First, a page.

This is a learned skill, to be sure. Pattern recognition involves knowing, inside and out, any top deck that is in play today. Picking up on your opponent’s play patterns, as well as the cards they use to make those plays, is pivotal in giving yourself the advantage. It involves all of the above advantage generators, to be sure, though pattern recognition goes well beyond simply knowing which cards fit which pattern. Pattern recognition also involves picking up on how your opponent plays; by seeing the inner workings of their play style, you will be able to build an effective defense and counter their plays effectively, while maintaining your own advantage. Pattern recognition goes both ways, however; a learned played will be able to recognize the patterns that you utilize as well, so it is wise to mix up your play style to throw them off.
Patterns include how often your opponent bluffs, the types of cards they use (which will tell you the type of deck they play, and, in turn, giving you control of how to respond to their available plays), how reckless or defensive they play, how often they try to swing their advantage for maximum damage, and much more. Recognizing patterns in certain play styles and deck builds comes with practice, nothing more.
Generating situational advantage does include numerical advantage, as well, because the more cards you have at your disposal the more inherent situational advantage you will have. The more options you have directly correlates to how much advantage you have, and it will give you the upper hand in conjunction with the advantage generators explained above. Making correct plays is not a science; it comes from playing the game over and over, almost like rote memorization. There is not just one correct play in any given situation, however; almost every play that you can make will give you some advantage, though how long that advantage stays with you depends on the play you make. Advantage is a continually moving thing – think of it as a slider between you and your opponent. The more advantage you have at any given time will move the slider closer to you; on the other hand, the more advantage your opponent generates will move the slider back to them.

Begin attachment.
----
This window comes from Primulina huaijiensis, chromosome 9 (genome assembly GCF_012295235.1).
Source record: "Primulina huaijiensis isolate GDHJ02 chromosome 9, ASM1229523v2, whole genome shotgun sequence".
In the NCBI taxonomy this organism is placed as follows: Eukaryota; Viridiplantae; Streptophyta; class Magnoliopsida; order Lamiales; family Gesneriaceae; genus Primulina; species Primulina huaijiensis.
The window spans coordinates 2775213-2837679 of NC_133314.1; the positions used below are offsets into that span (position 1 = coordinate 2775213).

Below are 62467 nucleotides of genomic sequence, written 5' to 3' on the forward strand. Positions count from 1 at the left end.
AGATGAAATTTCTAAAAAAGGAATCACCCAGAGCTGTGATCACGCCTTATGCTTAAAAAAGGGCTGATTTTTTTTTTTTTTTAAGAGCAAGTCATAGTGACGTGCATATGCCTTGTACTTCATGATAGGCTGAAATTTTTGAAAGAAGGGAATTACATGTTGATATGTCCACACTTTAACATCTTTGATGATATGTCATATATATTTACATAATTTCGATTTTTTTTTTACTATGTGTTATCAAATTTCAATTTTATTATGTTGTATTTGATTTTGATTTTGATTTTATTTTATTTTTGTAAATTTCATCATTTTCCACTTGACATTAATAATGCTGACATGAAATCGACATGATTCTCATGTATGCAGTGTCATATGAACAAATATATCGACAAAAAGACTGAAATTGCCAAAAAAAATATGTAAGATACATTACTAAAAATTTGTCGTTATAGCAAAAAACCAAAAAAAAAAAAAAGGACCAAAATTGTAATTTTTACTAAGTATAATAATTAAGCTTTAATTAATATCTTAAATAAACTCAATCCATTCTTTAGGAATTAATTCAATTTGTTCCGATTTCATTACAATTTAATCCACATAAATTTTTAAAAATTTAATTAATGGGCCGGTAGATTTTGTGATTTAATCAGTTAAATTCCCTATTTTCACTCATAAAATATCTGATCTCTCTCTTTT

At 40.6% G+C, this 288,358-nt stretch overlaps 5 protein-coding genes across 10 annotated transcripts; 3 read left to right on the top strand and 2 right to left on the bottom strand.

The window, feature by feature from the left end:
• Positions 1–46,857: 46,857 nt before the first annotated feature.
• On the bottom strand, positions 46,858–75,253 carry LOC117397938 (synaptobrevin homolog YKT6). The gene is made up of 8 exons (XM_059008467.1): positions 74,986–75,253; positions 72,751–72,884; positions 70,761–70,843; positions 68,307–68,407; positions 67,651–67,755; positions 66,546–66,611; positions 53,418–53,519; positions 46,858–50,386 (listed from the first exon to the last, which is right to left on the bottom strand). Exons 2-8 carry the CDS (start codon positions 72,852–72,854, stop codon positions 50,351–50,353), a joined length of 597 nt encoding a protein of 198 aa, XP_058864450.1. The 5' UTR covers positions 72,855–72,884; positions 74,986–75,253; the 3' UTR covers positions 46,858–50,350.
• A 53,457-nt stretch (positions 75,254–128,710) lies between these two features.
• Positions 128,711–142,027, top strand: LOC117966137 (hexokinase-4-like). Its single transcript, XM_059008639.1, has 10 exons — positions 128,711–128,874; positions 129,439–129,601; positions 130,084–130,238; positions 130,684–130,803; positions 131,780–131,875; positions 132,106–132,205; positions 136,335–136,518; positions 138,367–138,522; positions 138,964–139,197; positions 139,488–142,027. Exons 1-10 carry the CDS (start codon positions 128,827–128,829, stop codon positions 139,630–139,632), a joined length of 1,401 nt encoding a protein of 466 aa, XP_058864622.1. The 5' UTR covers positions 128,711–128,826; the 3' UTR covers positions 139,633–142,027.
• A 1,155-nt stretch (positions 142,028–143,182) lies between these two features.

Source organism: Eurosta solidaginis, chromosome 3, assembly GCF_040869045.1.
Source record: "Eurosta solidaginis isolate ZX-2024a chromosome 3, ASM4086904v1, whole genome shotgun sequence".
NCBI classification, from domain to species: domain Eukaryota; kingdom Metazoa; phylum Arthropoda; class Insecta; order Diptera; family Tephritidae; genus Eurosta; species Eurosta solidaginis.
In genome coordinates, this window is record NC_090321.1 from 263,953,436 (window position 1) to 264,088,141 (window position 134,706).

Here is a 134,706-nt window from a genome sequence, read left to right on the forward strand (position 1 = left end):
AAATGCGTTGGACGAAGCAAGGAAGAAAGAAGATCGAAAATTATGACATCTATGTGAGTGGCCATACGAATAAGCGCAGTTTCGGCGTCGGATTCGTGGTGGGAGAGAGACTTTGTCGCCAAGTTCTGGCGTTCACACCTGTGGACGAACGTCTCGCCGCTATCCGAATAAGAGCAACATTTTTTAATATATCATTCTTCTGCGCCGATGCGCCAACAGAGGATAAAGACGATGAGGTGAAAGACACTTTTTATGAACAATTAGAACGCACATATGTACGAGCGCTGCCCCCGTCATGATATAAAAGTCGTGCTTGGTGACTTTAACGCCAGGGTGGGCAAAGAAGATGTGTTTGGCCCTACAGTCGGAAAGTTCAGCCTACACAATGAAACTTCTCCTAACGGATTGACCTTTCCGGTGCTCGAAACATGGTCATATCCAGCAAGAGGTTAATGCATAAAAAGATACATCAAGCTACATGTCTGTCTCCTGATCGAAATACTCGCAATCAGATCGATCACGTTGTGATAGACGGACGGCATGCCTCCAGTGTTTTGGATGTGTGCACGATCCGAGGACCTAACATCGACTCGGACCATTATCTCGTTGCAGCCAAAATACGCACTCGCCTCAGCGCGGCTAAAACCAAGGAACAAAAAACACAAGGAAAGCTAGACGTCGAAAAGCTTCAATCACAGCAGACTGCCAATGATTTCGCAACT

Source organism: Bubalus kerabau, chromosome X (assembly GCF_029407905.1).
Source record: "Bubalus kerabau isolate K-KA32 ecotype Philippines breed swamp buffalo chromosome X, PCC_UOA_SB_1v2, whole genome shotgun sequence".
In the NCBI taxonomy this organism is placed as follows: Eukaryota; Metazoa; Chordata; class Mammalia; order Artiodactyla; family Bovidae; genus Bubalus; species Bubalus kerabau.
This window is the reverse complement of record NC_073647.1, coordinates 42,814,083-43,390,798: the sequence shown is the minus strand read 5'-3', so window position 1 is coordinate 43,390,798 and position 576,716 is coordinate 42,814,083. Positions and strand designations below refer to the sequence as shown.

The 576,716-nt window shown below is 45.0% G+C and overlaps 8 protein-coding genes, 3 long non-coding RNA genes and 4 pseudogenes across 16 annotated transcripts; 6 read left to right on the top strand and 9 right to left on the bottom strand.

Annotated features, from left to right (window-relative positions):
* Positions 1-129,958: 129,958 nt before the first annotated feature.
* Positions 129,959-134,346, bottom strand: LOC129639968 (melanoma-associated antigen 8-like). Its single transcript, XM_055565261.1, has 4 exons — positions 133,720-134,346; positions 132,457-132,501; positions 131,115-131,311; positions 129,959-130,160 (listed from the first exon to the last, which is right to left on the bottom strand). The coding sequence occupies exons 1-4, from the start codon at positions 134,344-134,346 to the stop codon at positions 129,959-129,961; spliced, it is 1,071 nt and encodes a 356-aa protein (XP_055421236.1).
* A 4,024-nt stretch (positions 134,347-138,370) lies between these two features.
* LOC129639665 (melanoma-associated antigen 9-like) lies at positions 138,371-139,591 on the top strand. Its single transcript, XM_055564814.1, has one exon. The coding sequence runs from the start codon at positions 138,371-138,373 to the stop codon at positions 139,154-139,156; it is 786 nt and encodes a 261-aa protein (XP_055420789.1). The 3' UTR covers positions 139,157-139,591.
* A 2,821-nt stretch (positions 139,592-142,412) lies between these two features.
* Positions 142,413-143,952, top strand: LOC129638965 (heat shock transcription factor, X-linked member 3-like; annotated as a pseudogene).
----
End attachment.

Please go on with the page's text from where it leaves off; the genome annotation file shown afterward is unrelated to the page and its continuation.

You cannot control how the advantage will move, only influence it enough to net you the win. Remember this, because if you try to control the advantage for too long you could end up making too conservative a play that will lose you that advantage in the later stages of the game. The key is to keep that advantage slider as close to you as possible through the techniques outlined above. Advantage swings are too common in todays metagame, so trying to control those swings can be a costly venture. What you should focus on is keeping those swings to a minimum as well as lessening their severity. The smaller the advantage swing, the less chances you have to make a mistake and the less chances your opponent will have of making that small swing into a massive swing in advantage.
The key is controlling the severity of the swings by making plays that will keep you above your opponent. I know this is beginning to get redundant, but it’s important to realize that swings in advantage will happen – what you need to focus on is keeping your cool and analyzing every single situation to maximize your available plays. The worst thing you can do is over extend your hand and resort to top-decking in order to win your duels, because 99 times out of 100 you will lose that way.
Practice makes perfect. Find friends and play them; if you can’t see them, call them up and duel over the phone, or over IM if you need to. Look through your deck continually to familiarize yourself with the cards inside your deck – I like to do so when I’m watching a movie or playing a computer game, and am waiting for a screen to load or something like that. Shuffle it a few times – constant contact with your deck will help you familiarize yourself with it and will undoubtedly give you an edge when playing.
Thanks for reading, and if you have any questions or comments, feel free to e-mail me at firstname.lastname@example.org. As I’ve said before I don’t do deck fixes at the moment, and if I start doing them again I’ll let you know. I appreciate any feedback that you all give me, so don’t hesitate to do so.